Some of the new abuse allegations were among the cruellest described so far.
One person, identified in court documents as an inmate named Rasheed, told lawyers his tongue was shocked with electricity and his toenails pulled out. Another prisoner, identified as Ahmed, said he was made watch while his 63-year-old father, Ibrahiem, was tortured to death.
A plaintiff identified as a prisoner named Neisef said he was raped by a female interrogator who said, “It is our job to take your manhood away”.
Shereef Akeel, a Detroit lawyer, said the people he represents were “subjected to unspeakable crimes”.
The lawsuit seeks “substantial” payments for the alleged victims and a ban on government contracts for Titan Corp. of San Diego and CACI International Inc. of Arlington, Virginia, whose employees were interrogators and translators.
The suit alleges violations of the Racketeer Influenced and Corrupt Organisations Act.
Part of the allegation is Titan and CACI would benefit if interrogations were successful, resulting in more contracts.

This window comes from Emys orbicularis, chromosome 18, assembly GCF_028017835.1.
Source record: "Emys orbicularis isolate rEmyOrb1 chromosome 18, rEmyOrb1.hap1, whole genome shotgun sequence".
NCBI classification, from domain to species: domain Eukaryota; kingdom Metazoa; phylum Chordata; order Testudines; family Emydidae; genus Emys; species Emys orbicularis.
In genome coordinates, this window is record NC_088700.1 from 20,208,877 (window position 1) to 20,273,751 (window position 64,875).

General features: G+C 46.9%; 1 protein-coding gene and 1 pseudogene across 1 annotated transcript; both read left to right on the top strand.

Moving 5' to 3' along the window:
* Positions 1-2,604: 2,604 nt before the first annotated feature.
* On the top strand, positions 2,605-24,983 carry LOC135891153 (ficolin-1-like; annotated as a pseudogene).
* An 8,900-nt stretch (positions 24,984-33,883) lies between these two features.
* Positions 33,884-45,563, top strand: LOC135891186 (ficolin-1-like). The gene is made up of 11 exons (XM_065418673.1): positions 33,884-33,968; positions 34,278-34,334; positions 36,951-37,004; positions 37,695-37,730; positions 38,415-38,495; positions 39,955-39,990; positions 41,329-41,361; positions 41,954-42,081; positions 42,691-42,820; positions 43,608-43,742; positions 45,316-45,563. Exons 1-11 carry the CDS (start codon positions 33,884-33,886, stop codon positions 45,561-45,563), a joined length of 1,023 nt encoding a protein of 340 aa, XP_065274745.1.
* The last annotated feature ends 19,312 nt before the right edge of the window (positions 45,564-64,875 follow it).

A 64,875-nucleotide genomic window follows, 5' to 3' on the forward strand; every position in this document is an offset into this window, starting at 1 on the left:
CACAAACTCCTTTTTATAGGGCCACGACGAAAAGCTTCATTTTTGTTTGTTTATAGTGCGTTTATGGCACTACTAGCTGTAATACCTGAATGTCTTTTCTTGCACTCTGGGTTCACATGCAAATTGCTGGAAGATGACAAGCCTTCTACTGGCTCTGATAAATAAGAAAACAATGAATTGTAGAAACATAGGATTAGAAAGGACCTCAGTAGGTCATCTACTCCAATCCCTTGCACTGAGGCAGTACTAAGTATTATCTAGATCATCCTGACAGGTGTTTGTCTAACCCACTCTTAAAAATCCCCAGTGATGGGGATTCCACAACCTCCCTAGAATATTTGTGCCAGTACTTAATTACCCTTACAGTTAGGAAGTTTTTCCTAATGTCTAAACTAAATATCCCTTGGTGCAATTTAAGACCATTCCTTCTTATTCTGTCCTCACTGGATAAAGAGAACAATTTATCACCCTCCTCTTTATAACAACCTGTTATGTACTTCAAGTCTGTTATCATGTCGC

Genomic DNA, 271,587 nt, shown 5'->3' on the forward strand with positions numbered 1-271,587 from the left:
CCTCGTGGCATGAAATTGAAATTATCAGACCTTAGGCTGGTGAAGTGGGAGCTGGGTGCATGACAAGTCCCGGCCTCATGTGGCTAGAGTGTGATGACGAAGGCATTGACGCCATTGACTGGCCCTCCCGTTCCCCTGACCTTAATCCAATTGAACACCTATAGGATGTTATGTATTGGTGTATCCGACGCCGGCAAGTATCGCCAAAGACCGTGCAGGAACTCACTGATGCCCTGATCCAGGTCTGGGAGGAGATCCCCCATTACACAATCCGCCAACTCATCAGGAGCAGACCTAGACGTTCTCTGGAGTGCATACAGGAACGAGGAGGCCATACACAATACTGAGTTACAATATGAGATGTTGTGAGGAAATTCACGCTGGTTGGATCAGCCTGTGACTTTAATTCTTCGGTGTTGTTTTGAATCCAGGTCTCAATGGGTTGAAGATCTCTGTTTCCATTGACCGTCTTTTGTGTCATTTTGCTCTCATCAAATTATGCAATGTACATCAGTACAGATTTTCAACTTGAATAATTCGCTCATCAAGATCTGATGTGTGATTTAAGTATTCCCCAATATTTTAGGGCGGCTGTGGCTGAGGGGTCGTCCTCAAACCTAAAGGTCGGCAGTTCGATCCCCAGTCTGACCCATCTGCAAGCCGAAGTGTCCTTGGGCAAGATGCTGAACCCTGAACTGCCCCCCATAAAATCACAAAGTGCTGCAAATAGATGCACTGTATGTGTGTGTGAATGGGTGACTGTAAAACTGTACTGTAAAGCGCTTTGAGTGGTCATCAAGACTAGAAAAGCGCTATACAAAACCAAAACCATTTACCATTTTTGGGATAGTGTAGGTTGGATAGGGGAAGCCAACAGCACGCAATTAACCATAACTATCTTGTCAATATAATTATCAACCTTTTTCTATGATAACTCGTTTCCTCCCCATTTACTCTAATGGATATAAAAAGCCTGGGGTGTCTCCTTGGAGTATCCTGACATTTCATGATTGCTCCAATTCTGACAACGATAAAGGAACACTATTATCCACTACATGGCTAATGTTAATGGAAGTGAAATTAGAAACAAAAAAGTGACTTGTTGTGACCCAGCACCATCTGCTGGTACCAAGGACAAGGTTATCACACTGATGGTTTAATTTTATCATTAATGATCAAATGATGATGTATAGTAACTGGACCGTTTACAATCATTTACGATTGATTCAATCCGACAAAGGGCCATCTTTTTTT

Titan spokesman Wil Williams called the lawsuit “frivolous”. “Titan never had control over prisoners or how they were treated,” Williams said.
CACI said the company “summarily rejects and denies the ill-informed, slanderous and malicious allegations of the lawsuit”.
The lawsuit also names as defendants Adel L Nakhla, a former Titan employee, and two CACI employees, Steven A Stefanowicz and John B Israel. All three were implicated in abuses in Iraqi prisons in the army’s investigative report by Major General Antonio Taguba.
Michael Ratner, president of the Centre for Constitutional Rights, cited international rules against torture and abuse. He said: “Unfortunately, in this case, our administration and a number of contractors are outside the law.”